The Buddha Gotama introduced a new form of debate, "loading the dice," "the safer bet," "cover all bets" - in the sense that one would bet on both red and black, odds and evens, one must presume that the argument presented is both true and false. Even an absurd argument could be correct under certain circumstances: discovering these limits of truth must become the purpose of argumentation.
For example it may be argued that one is not thirsty after drinking water, therefore water suppresses thirst. The safer bet would be to question when drinking water actually suppress thirst and when it does not to understand why and how. Both argument and counterargument are true: the truth lies somewhere in the middle, where each becomes false.
Consequently, the method of pragmatic debate comes to develop not only a better understanding of the subject, but the reason for the disagreement between proponents and opponents. Why does it matter if one can suppress thirst by water? Is someone thirsty?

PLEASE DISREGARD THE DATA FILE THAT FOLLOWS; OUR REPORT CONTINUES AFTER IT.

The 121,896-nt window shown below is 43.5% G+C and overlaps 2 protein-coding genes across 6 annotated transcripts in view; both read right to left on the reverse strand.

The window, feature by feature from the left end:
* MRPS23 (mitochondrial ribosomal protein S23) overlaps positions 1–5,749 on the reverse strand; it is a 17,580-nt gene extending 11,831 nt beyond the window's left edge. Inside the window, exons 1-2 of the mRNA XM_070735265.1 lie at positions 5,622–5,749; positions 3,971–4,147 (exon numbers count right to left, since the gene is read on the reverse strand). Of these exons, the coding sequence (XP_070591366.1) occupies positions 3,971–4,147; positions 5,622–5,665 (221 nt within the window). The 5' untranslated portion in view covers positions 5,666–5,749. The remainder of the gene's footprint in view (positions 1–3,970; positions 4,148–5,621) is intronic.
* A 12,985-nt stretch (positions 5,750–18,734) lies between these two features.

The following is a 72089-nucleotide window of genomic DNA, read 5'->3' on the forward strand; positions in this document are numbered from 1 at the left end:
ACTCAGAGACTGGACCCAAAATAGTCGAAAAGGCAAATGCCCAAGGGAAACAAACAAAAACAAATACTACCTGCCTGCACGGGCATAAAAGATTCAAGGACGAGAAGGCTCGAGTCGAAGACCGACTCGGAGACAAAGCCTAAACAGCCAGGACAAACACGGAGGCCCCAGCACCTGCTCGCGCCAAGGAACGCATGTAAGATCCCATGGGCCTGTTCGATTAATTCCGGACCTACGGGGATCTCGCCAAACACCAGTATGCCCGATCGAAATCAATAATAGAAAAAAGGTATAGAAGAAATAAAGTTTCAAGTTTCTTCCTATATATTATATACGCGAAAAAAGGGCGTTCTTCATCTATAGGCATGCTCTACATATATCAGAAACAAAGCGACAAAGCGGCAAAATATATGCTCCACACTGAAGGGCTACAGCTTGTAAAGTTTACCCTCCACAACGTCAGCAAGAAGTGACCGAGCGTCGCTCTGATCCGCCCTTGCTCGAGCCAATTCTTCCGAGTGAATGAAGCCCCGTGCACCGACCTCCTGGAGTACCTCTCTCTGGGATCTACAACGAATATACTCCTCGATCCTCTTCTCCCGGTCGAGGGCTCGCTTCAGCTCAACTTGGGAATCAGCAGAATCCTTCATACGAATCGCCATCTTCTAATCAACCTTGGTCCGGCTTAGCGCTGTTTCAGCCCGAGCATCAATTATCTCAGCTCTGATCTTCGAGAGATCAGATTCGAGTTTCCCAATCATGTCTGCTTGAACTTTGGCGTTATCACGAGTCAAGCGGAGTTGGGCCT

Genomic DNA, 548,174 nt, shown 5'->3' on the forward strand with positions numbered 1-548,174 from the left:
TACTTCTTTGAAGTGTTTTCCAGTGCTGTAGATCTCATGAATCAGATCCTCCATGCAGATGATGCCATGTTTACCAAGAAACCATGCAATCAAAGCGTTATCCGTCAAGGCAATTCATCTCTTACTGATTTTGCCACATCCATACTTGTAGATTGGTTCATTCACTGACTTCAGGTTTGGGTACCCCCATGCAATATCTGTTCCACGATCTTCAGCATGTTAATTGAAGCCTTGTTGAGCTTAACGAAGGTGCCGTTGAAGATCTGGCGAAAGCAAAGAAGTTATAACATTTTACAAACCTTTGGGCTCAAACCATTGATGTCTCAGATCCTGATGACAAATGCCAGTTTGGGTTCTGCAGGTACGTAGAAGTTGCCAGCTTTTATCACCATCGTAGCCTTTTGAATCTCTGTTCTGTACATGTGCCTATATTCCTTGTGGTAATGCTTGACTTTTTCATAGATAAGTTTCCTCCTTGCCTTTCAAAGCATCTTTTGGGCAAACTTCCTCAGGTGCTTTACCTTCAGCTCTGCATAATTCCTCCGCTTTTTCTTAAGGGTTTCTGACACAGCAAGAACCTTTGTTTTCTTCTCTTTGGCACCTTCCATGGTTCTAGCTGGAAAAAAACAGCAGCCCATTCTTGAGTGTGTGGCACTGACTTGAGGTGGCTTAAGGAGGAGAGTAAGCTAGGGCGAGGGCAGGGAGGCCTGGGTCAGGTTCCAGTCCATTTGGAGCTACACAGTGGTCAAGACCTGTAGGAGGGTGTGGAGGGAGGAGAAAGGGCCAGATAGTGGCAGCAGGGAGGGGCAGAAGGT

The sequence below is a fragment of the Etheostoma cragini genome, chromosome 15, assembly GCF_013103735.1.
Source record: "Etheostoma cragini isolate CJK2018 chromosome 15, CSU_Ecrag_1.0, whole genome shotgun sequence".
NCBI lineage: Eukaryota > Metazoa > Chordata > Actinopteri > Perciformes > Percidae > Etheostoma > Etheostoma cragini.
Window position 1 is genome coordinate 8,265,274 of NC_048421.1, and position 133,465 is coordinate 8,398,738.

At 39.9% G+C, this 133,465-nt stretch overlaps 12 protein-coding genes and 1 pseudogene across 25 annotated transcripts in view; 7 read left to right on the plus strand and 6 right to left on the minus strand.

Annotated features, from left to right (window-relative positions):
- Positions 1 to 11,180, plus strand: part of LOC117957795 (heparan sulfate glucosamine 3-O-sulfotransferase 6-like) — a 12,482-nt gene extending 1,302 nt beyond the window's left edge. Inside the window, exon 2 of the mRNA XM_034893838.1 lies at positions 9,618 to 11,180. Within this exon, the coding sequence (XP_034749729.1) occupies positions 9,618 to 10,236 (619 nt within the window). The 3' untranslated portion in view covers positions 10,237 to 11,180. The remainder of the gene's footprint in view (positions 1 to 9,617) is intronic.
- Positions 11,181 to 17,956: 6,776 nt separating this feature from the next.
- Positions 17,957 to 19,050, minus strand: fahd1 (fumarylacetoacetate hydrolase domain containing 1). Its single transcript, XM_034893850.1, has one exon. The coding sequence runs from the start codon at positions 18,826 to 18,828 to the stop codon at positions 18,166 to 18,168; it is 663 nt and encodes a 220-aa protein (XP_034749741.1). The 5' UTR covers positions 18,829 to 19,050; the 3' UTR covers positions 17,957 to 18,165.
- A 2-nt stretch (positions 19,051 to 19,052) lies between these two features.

Thus, argumentation is made only to develop major and minor premises: there is no necessity to debate inferences, deductions, inductions or undertake any other development of these premises. And necessarily concludes when all premises are conditionally accepted.
This method of debate never develops deconstructive antagonism between proponents and opponents, but on the contrary cultivates constructive respect and friendship. A candle may in fact light the darkness - but only to a small radius around the flame. It is the purpose of argument to further extend this enlightenment.
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